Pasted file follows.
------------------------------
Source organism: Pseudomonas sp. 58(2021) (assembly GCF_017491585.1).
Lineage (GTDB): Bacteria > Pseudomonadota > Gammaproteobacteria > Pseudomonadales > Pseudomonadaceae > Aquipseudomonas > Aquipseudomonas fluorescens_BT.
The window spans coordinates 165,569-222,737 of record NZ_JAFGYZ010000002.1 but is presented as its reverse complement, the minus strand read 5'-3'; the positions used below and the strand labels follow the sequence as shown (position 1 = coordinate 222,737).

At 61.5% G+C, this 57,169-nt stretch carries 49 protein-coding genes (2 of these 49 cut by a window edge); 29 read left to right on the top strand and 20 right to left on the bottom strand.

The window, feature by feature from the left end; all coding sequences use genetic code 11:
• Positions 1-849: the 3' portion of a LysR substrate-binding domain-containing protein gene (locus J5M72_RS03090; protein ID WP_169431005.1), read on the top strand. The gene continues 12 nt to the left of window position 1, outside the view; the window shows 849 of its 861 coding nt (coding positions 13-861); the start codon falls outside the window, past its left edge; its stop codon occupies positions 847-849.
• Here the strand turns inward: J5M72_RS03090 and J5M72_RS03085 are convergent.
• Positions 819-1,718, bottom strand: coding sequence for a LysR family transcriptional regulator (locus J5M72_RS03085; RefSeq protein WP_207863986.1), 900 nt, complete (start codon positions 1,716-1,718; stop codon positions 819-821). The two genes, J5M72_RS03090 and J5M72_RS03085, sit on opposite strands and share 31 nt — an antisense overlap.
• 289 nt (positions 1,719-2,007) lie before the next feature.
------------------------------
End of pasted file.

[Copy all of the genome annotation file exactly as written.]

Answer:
Source organism: Pseudomonas sp. 58(2021) (assembly GCF_017491585.1).
Lineage (GTDB): Bacteria > Pseudomonadota > Gammaproteobacteria > Pseudomonadales > Pseudomonadaceae > Aquipseudomonas > Aquipseudomonas fluorescens_BT.
The window spans coordinates 165,569-222,737 of record NZ_JAFGYZ010000002.1 but is presented as its reverse complement, the minus strand read 5'-3'; the positions used below and the strand labels follow the sequence as shown (position 1 = coordinate 222,737).

At 61.5% G+C, this 57,169-nt stretch carries 49 protein-coding genes (2 of these 49 cut by a window edge); 29 read left to right on the top strand and 20 right to left on the bottom strand.

The window, feature by feature from the left end; all coding sequences use genetic code 11:
• Positions 1-849: the 3' portion of a LysR substrate-binding domain-containing protein gene (locus J5M72_RS03090; protein ID WP_169431005.1), read on the top strand. The gene continues 12 nt to the left of window position 1, outside the view; the window shows 849 of its 861 coding nt (coding positions 13-861); the start codon falls outside the window, past its left edge; its stop codon occupies positions 847-849.
• Here the strand turns inward: J5M72_RS03090 and J5M72_RS03085 are convergent.
• Positions 819-1,718, bottom strand: coding sequence for a LysR family transcriptional regulator (locus J5M72_RS03085; RefSeq protein WP_207863986.1), 900 nt, complete (start codon positions 1,716-1,718; stop codon positions 819-821). The two genes, J5M72_RS03090 and J5M72_RS03085, sit on opposite strands and share 31 nt — an antisense overlap.
• 289 nt (positions 1,719-2,007) lie before the next feature.